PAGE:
After carefully reviewing the allegations, the Court finds it convenient to divide the complaint into six counts that are consistent with Plaintiff's characterization of the same. The parties and the Court will use these designations in all future pleadings and orders, unless otherwise directed by a judicial officer of this Court.
Count 1: Defendants Veath and Lee deprived Plaintiff of a protected liberty interest without due process of law, in violation of the Fourteenth Amendment, when they punished him with six months in segregation following an unfair disciplinary hearing on false disciplinary charges ( see Doc. 1, pp. 11-13 (Counts I and II));
Count 2: Defendants Jane/John Doe (placement officer) and Jane/John Doe (internal affairs officer) failed to protect Plaintiff from an unreasonable risk of harm when they placed him in a cell for six months with an inmate he was accused of fighting ( see Doc. 1, pp. 13-15 (Count III));
Count 3: Defendants Harrington, Oakley, Johnson, and Godinez violated Plaintiff's Fourteenth Amendment due process rights when they denied his grievances and thereby failed to take any action to correct the constitutional violations ( see Doc. 1, pp. 15-19 (Counts IV and V));
Count 4: Defendants interfered with Plaintiff's access to the courts when they confiscated C/O Hormann's affidavit and delayed its return to Plaintiff (Doc. 1, pp. 9-10);
Count 5: Defendants Veath and Lee violated Plaintiff's right to equal protection of the law when they denied him an opportunity to call witnesses at his disciplinary hearing because of his race ( see Doc. 1, pp. 19-21 (Count VI)); and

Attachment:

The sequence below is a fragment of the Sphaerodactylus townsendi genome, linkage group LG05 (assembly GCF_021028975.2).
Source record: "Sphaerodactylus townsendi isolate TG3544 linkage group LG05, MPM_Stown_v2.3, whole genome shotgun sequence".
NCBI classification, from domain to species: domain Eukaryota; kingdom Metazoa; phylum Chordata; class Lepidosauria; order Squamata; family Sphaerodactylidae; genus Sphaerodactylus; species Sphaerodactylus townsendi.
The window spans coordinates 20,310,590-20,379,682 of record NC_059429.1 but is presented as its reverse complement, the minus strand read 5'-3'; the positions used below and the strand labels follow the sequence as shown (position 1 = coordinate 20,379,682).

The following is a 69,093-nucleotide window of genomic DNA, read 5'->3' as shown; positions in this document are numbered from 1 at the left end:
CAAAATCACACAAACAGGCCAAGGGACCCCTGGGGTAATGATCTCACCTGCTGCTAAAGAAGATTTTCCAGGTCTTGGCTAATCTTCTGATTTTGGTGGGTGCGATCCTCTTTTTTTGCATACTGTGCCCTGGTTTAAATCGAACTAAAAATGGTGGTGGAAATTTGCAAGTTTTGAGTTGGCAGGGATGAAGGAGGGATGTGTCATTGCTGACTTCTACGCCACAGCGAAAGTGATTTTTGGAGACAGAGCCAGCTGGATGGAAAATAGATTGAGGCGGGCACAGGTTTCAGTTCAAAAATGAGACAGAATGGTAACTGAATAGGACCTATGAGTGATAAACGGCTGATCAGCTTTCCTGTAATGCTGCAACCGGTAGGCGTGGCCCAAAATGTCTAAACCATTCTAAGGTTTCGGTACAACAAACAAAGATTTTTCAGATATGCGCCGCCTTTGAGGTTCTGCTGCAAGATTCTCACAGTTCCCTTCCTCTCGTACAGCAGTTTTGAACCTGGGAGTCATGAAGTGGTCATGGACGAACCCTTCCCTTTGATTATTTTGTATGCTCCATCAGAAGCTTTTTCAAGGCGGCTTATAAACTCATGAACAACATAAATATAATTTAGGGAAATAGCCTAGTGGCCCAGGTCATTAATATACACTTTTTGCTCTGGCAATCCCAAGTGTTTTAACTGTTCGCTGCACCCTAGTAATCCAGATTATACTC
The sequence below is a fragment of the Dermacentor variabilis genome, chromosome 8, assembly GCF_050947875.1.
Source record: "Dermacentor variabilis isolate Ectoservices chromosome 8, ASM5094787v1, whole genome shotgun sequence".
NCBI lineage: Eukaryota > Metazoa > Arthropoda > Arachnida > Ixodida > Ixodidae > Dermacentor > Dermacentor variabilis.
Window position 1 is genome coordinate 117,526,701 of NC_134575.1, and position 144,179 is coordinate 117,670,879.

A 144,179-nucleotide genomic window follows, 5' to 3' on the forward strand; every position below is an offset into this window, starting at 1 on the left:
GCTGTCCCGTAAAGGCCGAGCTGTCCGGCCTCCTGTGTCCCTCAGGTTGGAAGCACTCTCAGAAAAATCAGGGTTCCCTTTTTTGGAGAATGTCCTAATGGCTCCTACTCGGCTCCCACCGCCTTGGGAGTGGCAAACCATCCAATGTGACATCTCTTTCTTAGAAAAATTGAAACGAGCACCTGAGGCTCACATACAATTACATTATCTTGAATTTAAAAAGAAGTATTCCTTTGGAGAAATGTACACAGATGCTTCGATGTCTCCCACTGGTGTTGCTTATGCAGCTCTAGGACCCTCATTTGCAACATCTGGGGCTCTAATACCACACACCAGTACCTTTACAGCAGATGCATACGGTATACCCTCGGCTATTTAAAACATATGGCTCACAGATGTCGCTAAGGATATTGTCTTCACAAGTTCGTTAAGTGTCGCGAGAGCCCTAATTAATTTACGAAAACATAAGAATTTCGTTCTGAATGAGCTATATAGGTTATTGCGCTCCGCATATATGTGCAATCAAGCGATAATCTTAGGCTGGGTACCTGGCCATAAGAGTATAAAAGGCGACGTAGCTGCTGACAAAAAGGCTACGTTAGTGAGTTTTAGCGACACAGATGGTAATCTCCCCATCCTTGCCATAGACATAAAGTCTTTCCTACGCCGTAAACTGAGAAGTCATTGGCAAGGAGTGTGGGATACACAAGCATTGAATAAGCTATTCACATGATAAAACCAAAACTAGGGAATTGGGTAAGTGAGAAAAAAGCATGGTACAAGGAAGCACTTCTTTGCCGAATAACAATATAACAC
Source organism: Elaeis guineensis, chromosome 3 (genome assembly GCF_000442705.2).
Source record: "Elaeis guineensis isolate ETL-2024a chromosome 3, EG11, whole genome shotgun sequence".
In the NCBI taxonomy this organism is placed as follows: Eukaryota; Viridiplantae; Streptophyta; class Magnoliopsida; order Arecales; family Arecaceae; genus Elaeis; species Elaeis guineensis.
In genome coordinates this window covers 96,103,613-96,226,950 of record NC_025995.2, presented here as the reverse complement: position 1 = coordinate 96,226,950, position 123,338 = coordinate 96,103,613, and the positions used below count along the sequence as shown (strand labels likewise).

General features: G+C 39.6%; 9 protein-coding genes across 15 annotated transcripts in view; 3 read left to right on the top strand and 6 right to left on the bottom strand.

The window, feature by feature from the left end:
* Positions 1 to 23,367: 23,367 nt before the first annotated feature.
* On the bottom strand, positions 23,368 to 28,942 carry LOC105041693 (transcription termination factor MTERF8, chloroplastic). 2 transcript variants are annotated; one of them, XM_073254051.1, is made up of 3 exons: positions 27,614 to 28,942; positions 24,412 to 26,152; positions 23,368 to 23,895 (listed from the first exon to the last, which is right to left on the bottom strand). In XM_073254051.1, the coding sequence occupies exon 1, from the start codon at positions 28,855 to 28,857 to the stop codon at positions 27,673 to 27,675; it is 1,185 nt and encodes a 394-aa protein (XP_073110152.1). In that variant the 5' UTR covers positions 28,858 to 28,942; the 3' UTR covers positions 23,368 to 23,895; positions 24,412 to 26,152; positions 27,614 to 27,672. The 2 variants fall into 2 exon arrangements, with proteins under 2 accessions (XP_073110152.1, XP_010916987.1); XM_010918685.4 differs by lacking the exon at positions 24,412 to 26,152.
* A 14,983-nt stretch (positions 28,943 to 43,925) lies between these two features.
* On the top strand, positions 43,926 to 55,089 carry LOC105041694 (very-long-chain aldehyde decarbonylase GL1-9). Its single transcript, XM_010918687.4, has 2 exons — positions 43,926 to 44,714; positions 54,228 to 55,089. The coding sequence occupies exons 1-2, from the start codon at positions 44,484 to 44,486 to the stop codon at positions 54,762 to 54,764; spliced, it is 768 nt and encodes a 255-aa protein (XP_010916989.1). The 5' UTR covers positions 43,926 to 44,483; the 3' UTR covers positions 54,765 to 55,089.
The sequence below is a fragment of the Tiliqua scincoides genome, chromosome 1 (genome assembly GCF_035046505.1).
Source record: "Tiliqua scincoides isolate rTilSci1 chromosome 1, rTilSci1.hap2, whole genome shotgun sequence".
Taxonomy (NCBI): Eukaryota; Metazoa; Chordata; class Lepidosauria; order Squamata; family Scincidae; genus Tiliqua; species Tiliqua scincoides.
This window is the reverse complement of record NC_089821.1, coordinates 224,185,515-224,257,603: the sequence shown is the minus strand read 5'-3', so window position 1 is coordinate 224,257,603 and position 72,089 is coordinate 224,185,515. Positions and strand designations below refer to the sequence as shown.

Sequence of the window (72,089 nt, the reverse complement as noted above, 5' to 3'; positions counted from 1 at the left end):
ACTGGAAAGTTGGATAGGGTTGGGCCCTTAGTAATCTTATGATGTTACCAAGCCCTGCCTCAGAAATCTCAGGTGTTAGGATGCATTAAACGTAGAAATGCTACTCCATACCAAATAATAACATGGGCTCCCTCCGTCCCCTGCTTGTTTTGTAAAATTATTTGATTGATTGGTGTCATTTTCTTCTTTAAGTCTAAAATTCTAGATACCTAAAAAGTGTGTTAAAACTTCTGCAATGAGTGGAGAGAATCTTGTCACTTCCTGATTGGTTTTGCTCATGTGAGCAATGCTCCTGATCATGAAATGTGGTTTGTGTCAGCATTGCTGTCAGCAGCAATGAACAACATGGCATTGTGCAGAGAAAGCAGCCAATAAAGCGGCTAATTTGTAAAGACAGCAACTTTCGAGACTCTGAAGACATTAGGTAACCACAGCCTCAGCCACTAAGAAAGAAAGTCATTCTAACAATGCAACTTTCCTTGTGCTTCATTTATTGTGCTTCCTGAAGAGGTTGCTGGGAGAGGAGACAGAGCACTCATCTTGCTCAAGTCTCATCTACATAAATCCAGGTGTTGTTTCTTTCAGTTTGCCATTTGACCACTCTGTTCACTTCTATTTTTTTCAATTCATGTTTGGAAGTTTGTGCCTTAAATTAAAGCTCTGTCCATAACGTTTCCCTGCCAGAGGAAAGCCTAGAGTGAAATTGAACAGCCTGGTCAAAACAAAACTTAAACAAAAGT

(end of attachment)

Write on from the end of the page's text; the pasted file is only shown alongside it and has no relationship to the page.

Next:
Count 6: Defendants conspired to violate Plaintiff's constitutional rights, in violation of 28 U.S.C. §§ 1985 and 1986 (Doc. 1, p. 1).
As discussed in more detail below, Counts 1, 2, and 5 survive review under Section 1915A. Counts 3, 4, and 6 do not and shall be dismissed without prejudice.
Plaintiff shall be allowed to proceed with his Fourteenth Amendment claim against Defendants Veath and Lee for depriving him of a protected liberty interest without due process of law (Count 1). Plaintiff claims that he was punished with six months in segregation under conditions that presented an atypical and significant hardship, based on false disciplinary charges and an unfair disciplinary hearing.
Standing alone, the receipt of a false disciplinary ticket does not give rise to a due process violation. This is because "due process safeguards associated with prison disciplinary proceedings are sufficient to guard against potential abuses[, ] [and a] hearing before a presumably impartial Adjustment Committee terminates an officer's possible liability for the filing of an allegedly false disciplinary report." Hadley v. Peters, 841 F.Supp. 850, 856 (C.D. Ill. 1994), aff'd, 70 F.3d 117 (7th Cir. 1995) (citations omitted).